How to Eat Mindfully

For each of us, healthy eating looks a little bit different. Regardless of the preferences with which we come to the table, eating quickly and mindlessly has become more and more common. With our busy schedules, many of us are often found cooking and eating on autopilot. This denies us the pleasure of truly tasting the food we worked so hard to prepare and enjoying the company sitting around the table with us.

What is mindful eating?

It may sound like a new fad, but it is an ancient concept which has been proven to be beneficial for many modern challenges, including the difficulty of changing eating habits. Mindful eating is eating with attention and intention. Mindful eating is eating in a supportive manner, using our body’s cues to guide us in when, what and how much to eat for satisfaction and well-being. The power of mindful eating is being present in the moment, on purpose, can help us to reconnect with our senses, our families,  and the delicious meals we cook. Recent studies have also shown that mindful eating can help with weight loss, making more nutritious choices, decrease stress, and increase quality of life. By incorporating more mindfulness around mealtime, we can make positive changes to our body, minds, and relationships with friends and family.

Tips to help you practice eating mindfully:

  • Eat at a table. This  allows us to slow down while eating. Eating in the car, at a desk, or in a less-than-comfortable position often increases our chances of eating quickly. If  eating with others, eating at a table also can help us to communicate and make eye contact with more ease.
  • Enjoy meals without distractions. Make the meal the main attraction by eating without the television on, and leave the phone and computer in a different room. This allows us to dedicate 100% of our attention to the food, and also gives us the space to connect with those sitting around the table.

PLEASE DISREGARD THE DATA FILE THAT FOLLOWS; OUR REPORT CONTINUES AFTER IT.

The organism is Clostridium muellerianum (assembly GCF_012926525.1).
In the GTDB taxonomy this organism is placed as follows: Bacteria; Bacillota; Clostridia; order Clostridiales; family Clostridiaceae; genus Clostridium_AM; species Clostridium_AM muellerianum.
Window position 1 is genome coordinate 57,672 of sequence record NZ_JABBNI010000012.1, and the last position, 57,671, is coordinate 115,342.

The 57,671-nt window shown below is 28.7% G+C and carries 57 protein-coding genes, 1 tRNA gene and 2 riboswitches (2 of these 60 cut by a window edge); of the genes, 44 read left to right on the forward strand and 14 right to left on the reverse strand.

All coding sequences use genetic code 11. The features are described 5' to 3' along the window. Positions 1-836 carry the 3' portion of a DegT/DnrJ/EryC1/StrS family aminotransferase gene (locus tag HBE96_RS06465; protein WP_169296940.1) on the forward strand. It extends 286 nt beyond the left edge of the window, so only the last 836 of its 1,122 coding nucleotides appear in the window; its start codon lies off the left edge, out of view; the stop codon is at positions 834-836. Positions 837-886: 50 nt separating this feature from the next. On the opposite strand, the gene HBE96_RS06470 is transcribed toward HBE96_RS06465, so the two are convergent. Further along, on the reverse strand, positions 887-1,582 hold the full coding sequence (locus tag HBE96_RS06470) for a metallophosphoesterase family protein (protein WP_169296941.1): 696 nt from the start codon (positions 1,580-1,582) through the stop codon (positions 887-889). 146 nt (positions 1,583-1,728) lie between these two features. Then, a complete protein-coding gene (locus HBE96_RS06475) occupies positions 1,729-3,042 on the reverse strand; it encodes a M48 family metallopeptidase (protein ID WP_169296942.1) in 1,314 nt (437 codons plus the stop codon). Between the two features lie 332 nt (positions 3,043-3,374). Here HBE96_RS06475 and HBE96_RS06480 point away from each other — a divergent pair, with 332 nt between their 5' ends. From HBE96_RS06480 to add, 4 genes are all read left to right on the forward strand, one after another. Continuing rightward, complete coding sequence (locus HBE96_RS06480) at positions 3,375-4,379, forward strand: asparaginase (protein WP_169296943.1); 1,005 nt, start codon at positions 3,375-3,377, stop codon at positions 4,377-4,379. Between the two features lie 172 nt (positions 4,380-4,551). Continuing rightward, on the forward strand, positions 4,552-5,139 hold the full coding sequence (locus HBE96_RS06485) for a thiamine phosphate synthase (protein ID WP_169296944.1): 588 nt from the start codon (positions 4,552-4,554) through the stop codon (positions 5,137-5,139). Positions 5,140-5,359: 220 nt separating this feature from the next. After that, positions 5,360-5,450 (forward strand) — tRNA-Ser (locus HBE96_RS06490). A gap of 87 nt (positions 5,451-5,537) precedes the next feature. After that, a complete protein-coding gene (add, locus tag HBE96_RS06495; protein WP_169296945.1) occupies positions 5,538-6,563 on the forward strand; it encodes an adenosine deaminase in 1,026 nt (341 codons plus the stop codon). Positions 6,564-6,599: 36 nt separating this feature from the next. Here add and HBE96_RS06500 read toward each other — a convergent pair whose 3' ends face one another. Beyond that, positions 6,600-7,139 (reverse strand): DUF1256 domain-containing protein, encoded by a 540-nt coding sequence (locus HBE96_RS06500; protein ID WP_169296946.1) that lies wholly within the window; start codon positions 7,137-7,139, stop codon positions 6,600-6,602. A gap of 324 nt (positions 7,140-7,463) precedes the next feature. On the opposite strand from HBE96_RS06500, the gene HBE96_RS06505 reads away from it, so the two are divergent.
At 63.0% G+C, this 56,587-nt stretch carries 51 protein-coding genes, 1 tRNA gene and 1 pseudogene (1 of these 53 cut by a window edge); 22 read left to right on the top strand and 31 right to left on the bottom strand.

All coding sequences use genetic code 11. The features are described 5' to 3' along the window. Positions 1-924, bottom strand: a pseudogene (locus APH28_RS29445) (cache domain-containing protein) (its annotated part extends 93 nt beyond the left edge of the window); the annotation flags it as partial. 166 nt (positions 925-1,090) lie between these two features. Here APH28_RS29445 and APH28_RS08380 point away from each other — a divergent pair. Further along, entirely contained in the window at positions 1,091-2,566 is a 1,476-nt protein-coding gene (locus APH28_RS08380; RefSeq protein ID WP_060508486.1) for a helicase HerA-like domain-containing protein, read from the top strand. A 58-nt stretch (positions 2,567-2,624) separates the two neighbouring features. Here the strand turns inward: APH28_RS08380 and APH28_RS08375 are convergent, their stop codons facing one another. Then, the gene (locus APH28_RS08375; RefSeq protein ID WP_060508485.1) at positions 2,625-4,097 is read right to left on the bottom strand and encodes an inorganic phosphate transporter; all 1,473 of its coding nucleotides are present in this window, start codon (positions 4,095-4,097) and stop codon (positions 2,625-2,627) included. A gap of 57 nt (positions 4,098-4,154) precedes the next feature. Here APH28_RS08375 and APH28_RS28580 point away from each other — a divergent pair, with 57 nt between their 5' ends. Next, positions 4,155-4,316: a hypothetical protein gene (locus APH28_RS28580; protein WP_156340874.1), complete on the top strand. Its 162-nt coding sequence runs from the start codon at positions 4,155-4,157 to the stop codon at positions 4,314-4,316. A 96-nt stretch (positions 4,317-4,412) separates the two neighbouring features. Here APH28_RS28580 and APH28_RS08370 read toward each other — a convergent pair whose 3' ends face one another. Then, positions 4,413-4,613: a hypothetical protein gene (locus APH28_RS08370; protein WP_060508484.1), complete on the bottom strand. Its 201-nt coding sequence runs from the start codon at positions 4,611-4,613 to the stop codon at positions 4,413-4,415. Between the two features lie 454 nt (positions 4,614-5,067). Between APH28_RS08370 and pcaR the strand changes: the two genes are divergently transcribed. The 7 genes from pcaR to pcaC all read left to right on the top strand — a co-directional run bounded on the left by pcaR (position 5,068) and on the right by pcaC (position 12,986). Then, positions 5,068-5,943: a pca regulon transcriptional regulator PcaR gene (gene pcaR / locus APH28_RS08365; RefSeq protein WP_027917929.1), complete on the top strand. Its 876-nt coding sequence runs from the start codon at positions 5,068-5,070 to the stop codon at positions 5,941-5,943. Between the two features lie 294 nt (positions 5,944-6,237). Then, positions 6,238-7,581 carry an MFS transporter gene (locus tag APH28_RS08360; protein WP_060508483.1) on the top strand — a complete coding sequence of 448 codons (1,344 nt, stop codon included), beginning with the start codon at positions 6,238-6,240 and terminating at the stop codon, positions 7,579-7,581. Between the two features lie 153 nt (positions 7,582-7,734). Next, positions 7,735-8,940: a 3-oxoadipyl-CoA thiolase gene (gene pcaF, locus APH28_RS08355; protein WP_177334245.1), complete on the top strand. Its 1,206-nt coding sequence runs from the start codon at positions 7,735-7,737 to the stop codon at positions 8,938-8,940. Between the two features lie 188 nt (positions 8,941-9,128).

• Put down utensils between bites. Often times we are so excited for the next bite that we neglect to finish chewing the previous bite before taking another. By putting utensils down between bites, this allows us to slow down and enjoy every morsel. Eating quickly often results in over-eating. It takes approximately 20 minutes for the brain to recognize fullness, so eating slowly and mindfully will allow us to discover when we reach that point, and allow us to honor the physical hunger and fullness cues.
  • Chew thoroughly and slowly. This will allow yourself to pay close attention to all of the flavors in your mouth. Use all 5 senses to experience the different tastes and textures with each bite, and acknowledge your feelings about the food you are eating. Also, chewing food thoroughly may ease digestion. Some sources suggest chewing at least 20 times before swallowing. Give it a try! You may be surprised how full you can be with less.
  • Serve yourself smaller portions. The more food we have on our plate, the more tempted we feel to finish it in its entirety, regardless if we are full. Large portions often leads to overeating and ignoring our fullness cues. Serve yourself smaller portions by using smaller plates, bowls, and cups. After finishing the first portion, take a few moments to check with yourself and your satiety level. If you are full, you can have leftovers for the next day.

Mindful eating can help us connect with the sensory experience of eating. We can discover the many beautiful flavors and colors of our meals, and allow us to focus on our body, our thoughts, and others sitting at the table with us. By eating mindfully, we can transform a meal into a pleasurable experience, and cultivate awareness, enjoyment and health.

Hungry for more? Check out a few of our favorite mindful eating resources below:

http://mindlesseating.org/

http://www.slimbydesign.com/

http://www.intuitiveeating.com/

Julie Shimko, MA & Minh Nguyen, MS RD

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